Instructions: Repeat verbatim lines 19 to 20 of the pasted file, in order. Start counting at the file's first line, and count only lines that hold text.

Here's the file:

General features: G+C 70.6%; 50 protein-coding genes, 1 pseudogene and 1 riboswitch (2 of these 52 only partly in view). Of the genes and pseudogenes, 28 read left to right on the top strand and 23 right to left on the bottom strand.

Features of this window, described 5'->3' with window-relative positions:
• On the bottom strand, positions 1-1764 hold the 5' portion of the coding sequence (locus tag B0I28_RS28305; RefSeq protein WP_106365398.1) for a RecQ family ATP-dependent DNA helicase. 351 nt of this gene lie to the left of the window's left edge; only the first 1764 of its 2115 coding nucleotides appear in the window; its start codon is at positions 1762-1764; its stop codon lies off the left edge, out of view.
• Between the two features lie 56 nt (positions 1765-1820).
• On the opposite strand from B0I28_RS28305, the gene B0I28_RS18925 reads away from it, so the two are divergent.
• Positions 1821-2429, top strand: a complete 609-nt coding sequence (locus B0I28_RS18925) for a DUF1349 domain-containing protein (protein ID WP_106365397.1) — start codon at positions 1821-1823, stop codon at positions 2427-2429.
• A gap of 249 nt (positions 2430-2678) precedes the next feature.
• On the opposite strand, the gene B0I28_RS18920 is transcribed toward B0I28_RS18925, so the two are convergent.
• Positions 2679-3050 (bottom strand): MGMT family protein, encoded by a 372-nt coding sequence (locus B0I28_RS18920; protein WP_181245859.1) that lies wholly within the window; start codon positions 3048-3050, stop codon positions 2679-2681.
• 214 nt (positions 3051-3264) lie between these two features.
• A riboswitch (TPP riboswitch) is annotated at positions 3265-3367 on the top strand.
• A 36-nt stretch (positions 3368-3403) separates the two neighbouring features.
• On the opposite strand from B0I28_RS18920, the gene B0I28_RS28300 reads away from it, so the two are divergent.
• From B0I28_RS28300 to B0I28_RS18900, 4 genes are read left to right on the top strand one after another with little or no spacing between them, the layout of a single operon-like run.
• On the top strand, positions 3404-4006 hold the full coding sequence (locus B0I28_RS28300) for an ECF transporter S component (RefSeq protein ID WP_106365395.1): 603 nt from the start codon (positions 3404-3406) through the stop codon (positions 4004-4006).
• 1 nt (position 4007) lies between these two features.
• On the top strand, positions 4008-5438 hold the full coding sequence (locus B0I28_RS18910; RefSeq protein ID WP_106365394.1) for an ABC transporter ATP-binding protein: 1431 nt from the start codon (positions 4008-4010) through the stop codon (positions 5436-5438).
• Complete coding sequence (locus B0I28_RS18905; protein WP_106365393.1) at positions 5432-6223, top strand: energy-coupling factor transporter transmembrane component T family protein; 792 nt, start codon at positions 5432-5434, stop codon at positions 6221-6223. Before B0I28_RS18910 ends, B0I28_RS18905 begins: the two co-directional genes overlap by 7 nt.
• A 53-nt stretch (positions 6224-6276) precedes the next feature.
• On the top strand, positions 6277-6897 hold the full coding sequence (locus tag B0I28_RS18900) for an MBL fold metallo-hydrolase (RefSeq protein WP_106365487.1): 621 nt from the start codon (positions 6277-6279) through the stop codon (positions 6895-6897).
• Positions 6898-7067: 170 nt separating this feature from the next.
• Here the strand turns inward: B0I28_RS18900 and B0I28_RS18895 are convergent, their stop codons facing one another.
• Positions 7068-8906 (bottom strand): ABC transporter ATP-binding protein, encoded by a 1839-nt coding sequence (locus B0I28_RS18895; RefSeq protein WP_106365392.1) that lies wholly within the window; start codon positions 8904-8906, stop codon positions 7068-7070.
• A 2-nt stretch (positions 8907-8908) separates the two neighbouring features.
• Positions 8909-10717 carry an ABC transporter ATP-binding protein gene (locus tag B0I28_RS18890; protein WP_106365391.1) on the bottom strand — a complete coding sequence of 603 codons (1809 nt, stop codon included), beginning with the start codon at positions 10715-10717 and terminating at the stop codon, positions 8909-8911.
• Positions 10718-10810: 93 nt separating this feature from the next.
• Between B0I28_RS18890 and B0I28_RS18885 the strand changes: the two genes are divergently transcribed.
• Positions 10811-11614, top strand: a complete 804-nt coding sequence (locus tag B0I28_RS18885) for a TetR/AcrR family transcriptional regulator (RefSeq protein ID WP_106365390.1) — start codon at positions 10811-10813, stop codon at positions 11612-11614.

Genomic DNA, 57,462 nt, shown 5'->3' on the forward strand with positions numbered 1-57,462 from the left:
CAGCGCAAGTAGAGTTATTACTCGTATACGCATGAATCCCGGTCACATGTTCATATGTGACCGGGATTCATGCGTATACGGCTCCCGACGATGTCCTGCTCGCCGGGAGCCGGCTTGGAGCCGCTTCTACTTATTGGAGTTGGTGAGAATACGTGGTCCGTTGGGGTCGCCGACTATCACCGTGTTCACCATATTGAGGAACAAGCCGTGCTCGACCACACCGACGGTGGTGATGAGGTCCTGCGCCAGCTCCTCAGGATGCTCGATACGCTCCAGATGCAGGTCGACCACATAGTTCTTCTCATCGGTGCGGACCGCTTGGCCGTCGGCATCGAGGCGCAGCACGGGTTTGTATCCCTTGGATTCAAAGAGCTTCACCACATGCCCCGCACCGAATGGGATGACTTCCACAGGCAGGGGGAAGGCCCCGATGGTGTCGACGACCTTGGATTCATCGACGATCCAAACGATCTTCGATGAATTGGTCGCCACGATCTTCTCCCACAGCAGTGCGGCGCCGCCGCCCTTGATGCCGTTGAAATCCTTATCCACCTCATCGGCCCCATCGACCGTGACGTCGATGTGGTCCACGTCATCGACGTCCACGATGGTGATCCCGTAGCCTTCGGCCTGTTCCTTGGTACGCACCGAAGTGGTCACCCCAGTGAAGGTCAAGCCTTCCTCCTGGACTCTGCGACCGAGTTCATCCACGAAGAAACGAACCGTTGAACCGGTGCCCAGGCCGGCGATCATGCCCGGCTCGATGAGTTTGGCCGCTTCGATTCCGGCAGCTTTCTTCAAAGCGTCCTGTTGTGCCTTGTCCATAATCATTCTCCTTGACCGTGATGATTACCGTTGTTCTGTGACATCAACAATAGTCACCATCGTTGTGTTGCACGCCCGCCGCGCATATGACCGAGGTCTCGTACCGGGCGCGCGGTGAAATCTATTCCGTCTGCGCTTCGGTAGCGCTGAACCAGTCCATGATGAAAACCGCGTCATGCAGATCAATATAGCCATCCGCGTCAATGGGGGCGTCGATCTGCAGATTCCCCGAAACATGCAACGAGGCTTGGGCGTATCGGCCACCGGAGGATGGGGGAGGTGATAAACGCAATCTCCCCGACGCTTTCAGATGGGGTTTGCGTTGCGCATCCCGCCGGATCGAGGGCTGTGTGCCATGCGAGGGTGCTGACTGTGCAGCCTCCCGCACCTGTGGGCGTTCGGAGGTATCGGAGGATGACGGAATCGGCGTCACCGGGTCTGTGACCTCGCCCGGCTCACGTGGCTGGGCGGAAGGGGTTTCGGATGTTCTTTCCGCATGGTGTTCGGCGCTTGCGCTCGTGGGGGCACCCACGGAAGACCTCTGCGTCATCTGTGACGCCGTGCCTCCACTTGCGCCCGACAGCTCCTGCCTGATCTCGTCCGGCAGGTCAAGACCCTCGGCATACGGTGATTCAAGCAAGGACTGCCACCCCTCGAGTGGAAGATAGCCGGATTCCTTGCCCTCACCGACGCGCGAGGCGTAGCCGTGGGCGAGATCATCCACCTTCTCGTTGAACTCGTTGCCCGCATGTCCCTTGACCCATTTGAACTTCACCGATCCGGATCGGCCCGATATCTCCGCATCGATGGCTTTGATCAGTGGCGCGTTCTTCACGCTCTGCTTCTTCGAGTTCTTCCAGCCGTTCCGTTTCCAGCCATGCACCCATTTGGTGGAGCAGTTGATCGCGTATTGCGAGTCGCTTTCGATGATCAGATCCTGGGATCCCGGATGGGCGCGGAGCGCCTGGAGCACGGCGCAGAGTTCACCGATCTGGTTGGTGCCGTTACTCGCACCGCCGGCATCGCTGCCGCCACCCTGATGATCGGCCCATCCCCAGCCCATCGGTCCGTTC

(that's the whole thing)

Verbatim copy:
• A 53-nt stretch (positions 6224-6276) precedes the next feature.
• On the top strand, positions 6277-6897 hold the full coding sequence (locus tag B0I28_RS18900) for an MBL fold metallo-hydrolase (RefSeq protein WP_106365487.1): 621 nt from the start codon (positions 6277-6279) through the stop codon (positions 6895-6897).